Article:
But summer festivals are intense. Novices may not know how to fit in, and often, we are in danger of taking on too much playing, or repertoire we are not ready for. We are eager to do anything to make a passage or performance happen, in fact, as much as we hate to admit it, we are sometimes willing to self-destruct, which can lead to a bad experience or worse, an injury resulting in weeks or months of recovery.
Sir Antonio Pappano and the Verbier Festival Orchestra
How can we reduce the possibility that this might happen to us? Here’s a survival guide.
1. Before you sign up for a festival or training program, find out the schedule and what might be expected. How many rehearsals are there each week? How many different programs? How many lessons? What pieces will you be learning or preparing? Are you up for it? If you think you can manage the schedule and repertoire, make certain to get the music ahead of time. Listen to the works so you know the tempos, the style, and how your part fits in with the other instruments. Become familiar with the ways artists have interpreted these pieces. Knowing the music before you get there will reduce the amount of individual practice time you’ll need on top of an already busy schedule. A bonus is that familiarity with the music will reduce tension in your body. Instead of sudden and jerky motions you’ll know what’s coming and your motions can be more fluid.
2. One month before the festival begins, increase your practice load gradually and in small increments.
3. Always warm up. Your muscles need oxygen. Run up and down some stairs, do jumping jacks, go swimming, or take a brisk walk. Get your blood pumping. Stretch your upper body by shrugging and rolling your shoulders, circling your hands and wrists, swinging your arms back and forth and over your head, squeezing your shoulder blades together, and reaching back with your arms to stretch your pectoral muscles. Then pick up your instrument beginning gradually: Not too high, not too low; not too fast, not too slow.
5. The stress or pressure of a festival might be greater than you are used to. You might be playing more. Reduce your practice load before the festival, and before performances; reduce the intensity with which you are playing, and take even more breaks.
6. Be flexible. Each musician will have a concept of the music. Be prepared to listen, to adjust, to try new ideas. In chamber music, if something isn’t going right choose your words carefully: “I think this is not together. Can we try it again?” rather than: “You are rushing here.” In an orchestral setting, listen and don’t talk. It’s important to try to blend your sound and to match your intonation with your stand-partner and colleagues, and to be prepared to play extra softly when your line is less important.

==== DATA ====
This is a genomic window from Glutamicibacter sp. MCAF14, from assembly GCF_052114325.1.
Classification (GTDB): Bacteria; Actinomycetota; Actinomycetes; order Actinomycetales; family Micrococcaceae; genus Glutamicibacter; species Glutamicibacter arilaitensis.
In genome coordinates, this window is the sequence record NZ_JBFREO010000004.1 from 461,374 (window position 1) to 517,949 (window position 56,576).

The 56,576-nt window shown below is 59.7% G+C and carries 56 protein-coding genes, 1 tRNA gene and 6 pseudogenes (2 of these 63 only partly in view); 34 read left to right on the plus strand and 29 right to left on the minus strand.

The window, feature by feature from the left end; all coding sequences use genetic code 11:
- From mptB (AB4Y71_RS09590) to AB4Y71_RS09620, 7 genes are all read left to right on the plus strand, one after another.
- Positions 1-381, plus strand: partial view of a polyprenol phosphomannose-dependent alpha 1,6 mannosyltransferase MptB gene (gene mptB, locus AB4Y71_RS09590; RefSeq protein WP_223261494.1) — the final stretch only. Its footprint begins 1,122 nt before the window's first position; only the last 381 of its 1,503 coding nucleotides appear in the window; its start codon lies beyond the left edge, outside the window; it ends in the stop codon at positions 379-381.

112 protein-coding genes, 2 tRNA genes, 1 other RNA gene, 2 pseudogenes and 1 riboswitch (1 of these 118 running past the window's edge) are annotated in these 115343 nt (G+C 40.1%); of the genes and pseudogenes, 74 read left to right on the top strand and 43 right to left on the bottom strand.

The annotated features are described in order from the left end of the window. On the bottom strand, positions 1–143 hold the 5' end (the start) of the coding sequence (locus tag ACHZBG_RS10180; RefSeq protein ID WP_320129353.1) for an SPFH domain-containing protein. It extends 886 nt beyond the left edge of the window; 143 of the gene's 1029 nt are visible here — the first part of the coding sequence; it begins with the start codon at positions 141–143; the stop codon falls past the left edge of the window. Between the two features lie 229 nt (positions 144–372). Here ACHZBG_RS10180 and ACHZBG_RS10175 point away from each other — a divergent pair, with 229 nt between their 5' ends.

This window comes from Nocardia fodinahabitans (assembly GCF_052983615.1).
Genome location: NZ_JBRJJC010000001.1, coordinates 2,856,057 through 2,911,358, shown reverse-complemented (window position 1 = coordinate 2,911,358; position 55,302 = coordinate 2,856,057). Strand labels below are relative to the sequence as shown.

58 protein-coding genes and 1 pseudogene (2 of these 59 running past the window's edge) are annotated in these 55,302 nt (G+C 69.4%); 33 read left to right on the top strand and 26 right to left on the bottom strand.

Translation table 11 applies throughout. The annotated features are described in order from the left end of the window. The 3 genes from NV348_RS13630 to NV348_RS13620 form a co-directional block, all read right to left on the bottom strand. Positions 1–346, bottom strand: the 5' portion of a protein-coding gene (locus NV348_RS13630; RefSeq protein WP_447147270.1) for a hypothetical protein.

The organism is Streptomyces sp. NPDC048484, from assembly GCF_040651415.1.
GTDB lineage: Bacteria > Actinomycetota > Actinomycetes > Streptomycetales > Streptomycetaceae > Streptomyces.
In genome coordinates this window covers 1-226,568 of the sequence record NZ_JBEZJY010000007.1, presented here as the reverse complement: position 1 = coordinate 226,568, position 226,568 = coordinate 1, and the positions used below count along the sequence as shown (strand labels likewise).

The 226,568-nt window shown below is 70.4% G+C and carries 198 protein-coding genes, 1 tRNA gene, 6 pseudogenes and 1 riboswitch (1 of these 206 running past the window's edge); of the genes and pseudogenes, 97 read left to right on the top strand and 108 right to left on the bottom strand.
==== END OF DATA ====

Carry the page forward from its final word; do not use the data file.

7. Be on time. This is respectful to your colleagues. When you are in your seat early enough you have an opportunity to warm up, go over any difficult spots in the music, and make sure you have enough room onstage. Adjust to others around you. Carry a sharpened pencil. In the orchestral setting, you and your stand-partner should decide who will write instructions or changes in the parts. Even audience members sitting close up should be aware that wearing strongly scented perfume or aftershave can cause another player to cough. Leave it at home.
8. Listeners and performers: sit with good posture. Your shoulders should be down and facing forward. Keep your torso erect and facing forward; keep your head up and in neutral, and while you are sitting, your thighs should descend from your hips, in other words your knees should be lower than your pelvis. Avoid low, molded and back-sloping chairs. Your weight needs to be forward and on your feet so you can maintain a lumbar curve in your back. There are many wedge seat cushions and lumbar cushions on the market, which can help. These are essential items to bring along with you for buses and airplanes, as well as for rehearsal and performance.
9. Pack a towel or cloth to round out the edge of the seat of an unpadded chair so it won’t cut off circulation in your legs. Bring along a tennis ball or a one to two-inch super ball. These come in handy to self-massage knots that may occur in your neck or back. If you’ll be playing outdoors pack a loose-fitting jacket or sweater, a rain poncho, sunglasses, insect repellant, a water spray bottle, and a cloth to protect your instrument from the elements.
10. Don’t forget your ear plugs—one of the most important things for your long-term survival as a musician and/or music-lover. Protect yourself from blasts of sound—you may have to walk by construction or lawn care, you might have to sit in front of the piccolo, trumpet, or speakers, you might rehearse a contemporary work that has extra percussion and constant cymbal crashes. The investment in earplugs is life-saving. (See the links below.)
Cheaper and effective disposable earplugs: Howard Leight Matrix earplugs
Capuçon, Kavakos, Wang – Special event: Rehearsal (Brahms Trio): Verbier Festival 2016